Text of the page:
He went on to deepen his understanding by attending classes on the history of Japanese thought helmed by Tsunoda Ryūsaku at Columbia University. Then, in December 1941, Japan launched a surprise attack on Pearl Harbor, initiating war with the United States. Keene soon learned of the existence of a US Navy Japanese language school at the University of California, Berkeley. Hearing on the radio that the Japanese language was essential to the war effort, but there were not enough proficient speakers, he wrote a letter expressing his desire to enroll at the school and was accepted. From the start, his purpose was nothing more or less than to learn Japanese.
Keene studied Japanese intensively at the Navy school from February 1942 until January 1943. Many of the teachers were Japanese-Americans, and Hyōjun Nihongo dokuhon (Standard Japanese Reader) by the Japanese educator Naganuma Naoe was a set text. In addition to learning to read and write at the same level as an educated native speaker, students had to master the understanding of handwritten forms in order to decipher letters, diaries, and other such texts that could have military significance. The dedication of the Japanese-American teachers helped to build a firm relationship of trust.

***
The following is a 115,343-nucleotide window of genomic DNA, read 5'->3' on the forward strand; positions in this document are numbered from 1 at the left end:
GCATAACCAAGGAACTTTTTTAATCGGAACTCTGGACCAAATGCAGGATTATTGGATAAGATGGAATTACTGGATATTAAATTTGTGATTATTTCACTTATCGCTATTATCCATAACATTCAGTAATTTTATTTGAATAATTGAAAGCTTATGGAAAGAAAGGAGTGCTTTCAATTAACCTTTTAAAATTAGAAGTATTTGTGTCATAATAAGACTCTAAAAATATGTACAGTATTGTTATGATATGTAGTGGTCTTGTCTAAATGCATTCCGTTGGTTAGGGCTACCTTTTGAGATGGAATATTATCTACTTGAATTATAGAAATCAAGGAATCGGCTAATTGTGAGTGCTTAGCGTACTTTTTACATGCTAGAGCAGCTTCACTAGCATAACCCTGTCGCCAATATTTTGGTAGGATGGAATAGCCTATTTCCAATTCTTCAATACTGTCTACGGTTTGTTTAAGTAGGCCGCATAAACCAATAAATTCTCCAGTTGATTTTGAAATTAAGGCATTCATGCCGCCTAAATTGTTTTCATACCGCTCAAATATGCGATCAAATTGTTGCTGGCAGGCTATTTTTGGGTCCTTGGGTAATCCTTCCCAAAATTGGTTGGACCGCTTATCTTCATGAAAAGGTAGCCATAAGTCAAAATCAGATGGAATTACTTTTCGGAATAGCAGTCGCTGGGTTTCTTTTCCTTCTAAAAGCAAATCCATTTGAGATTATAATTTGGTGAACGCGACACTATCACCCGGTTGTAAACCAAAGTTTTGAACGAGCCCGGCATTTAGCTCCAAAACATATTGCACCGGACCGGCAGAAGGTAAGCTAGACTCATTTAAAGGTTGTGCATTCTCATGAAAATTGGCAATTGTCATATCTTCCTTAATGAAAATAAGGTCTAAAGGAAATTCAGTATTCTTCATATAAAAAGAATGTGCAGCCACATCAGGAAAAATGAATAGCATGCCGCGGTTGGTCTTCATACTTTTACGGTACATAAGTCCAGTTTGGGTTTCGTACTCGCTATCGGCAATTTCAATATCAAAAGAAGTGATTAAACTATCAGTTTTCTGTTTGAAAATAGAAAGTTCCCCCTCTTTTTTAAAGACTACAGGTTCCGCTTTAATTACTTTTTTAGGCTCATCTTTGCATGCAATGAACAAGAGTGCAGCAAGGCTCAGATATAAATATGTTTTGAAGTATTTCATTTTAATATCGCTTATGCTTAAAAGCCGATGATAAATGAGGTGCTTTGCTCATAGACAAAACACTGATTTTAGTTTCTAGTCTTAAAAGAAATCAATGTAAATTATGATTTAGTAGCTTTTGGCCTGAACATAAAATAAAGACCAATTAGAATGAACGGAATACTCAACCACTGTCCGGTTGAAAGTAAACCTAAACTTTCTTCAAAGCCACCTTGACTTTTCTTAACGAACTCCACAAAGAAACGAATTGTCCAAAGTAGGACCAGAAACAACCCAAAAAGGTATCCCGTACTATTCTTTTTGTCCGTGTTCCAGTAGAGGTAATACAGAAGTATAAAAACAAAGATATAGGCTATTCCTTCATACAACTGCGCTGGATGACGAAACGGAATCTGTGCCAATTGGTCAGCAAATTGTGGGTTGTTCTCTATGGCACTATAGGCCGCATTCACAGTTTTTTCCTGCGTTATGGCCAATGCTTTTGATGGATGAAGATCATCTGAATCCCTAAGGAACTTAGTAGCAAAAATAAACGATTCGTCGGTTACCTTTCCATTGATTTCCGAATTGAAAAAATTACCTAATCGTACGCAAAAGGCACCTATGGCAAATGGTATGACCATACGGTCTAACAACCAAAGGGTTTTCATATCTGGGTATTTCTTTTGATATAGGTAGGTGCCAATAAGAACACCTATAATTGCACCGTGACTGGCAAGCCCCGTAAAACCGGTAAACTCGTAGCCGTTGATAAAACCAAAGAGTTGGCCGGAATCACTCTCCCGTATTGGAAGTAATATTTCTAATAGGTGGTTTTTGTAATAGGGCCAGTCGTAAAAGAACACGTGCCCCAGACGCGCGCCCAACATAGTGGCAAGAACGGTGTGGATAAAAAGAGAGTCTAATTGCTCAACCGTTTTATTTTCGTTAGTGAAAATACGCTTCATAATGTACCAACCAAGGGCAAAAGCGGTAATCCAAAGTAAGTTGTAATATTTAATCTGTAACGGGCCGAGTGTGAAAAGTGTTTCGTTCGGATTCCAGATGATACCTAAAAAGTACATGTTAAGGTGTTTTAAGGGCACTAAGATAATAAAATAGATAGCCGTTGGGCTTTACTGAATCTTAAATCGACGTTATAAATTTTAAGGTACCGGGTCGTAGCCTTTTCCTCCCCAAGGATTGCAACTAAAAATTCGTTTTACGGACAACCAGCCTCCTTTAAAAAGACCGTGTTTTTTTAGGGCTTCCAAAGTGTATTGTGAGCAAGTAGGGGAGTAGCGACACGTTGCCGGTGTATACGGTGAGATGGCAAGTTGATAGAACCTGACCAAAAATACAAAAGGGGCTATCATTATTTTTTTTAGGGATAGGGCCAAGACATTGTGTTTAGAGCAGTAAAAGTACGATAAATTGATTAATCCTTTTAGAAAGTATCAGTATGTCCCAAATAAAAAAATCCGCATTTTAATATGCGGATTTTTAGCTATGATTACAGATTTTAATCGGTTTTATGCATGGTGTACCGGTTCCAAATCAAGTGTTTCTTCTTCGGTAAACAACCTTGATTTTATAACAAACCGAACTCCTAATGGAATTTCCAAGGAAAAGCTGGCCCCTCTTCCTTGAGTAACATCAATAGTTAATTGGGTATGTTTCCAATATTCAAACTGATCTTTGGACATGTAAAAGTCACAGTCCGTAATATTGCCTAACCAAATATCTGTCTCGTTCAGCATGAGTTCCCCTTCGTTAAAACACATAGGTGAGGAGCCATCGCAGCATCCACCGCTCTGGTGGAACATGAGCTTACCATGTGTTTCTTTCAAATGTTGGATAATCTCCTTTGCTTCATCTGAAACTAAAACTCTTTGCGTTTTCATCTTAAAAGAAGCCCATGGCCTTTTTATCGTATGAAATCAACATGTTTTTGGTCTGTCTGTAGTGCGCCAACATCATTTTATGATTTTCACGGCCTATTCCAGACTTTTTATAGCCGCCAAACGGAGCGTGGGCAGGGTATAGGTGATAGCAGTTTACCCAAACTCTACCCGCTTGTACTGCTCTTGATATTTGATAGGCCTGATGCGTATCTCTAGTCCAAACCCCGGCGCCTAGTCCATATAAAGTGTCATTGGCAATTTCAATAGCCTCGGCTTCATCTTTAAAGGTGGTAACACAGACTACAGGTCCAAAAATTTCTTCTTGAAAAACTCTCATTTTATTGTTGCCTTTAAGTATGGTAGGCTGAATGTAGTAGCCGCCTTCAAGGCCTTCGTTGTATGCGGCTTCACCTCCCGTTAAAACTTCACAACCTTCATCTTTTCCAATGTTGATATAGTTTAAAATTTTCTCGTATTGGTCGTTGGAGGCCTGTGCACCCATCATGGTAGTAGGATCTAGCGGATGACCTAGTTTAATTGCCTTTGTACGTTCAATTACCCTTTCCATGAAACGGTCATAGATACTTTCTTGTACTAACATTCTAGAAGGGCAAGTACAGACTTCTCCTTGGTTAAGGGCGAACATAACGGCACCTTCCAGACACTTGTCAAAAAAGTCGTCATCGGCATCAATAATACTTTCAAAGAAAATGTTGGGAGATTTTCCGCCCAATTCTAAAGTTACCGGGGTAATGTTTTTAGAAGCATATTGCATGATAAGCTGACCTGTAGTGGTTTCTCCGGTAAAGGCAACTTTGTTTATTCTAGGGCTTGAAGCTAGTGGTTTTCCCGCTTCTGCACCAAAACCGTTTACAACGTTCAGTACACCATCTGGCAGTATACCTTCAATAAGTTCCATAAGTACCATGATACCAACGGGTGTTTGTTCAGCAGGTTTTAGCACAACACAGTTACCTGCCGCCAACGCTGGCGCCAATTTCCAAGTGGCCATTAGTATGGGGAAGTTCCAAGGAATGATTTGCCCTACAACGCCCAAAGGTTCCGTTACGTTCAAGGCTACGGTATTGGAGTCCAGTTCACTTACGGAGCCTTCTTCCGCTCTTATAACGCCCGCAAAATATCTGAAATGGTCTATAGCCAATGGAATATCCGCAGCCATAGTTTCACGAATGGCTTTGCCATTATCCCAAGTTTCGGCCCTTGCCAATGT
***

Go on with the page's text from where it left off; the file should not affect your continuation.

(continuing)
After completing the course, Keene went to Pearl Harbor as a navy intelligence officer, was assigned successively to Attu, Kiska, and Adak in Alaska’s Aleutian Islands, and subsequently went on to the Philippines, Okinawa, and Guam. He translated Japanese military documents, read diaries left by Japanese soldiers, and interpreted in exchanges with prisoners of war. His experience with his teachers meant that he bore no hatred toward the Japanese people he met on the battlefield, and he says that he strongly appreciated the feelings of the diaries’ writers. One of his finest later works is the anthology Travelers of a Hundred Ages, which compiles selections from 1,000 years of Japanese diaries. His interest in the form stems from his wartime experience.
The war ended earlier than he expected, in August 1945. Keene returned to Columbia University for postgraduate study of Japanese literature. In the autumn of 1947, he transferred to Harvard University; in the following year, he began research at Cambridge University in Britain. In 1951, he received his doctorate from Columbia for his research into the bunraku puppet theater of Chikamatsu Monzaemon.
The Lifestyle of an Earlier Japan
Under the Allied Occupation (1945–52), Japan did not accept any foreign students. It was only after it regained national sovereignty based on the 1951 San Francisco Peace Treaty that Keene could fulfill his long-cherished desire of studying in Kyoto. With a scholarship grant, he arrived in the historic former capital in the summer of 1953.
Keene stayed in a detached cottage at a traditional minka in Imakumano, eastern Kyoto. It was surrounded by cherry and maple trees, and he could hear the murmuring of a nearby brook. Wishing to experience the lifestyle of an earlier Japan, in the chill of winter he warmed the room with charcoal burned in a hibachi brazier rather than using a stove, and he ate washoku meals prepared for him by the minka owner Okumura Ayako. He also placed a low writing desk on the tatami floors of the study, and worked there sitting in the seiza position. This is where he typed his literature anthologies.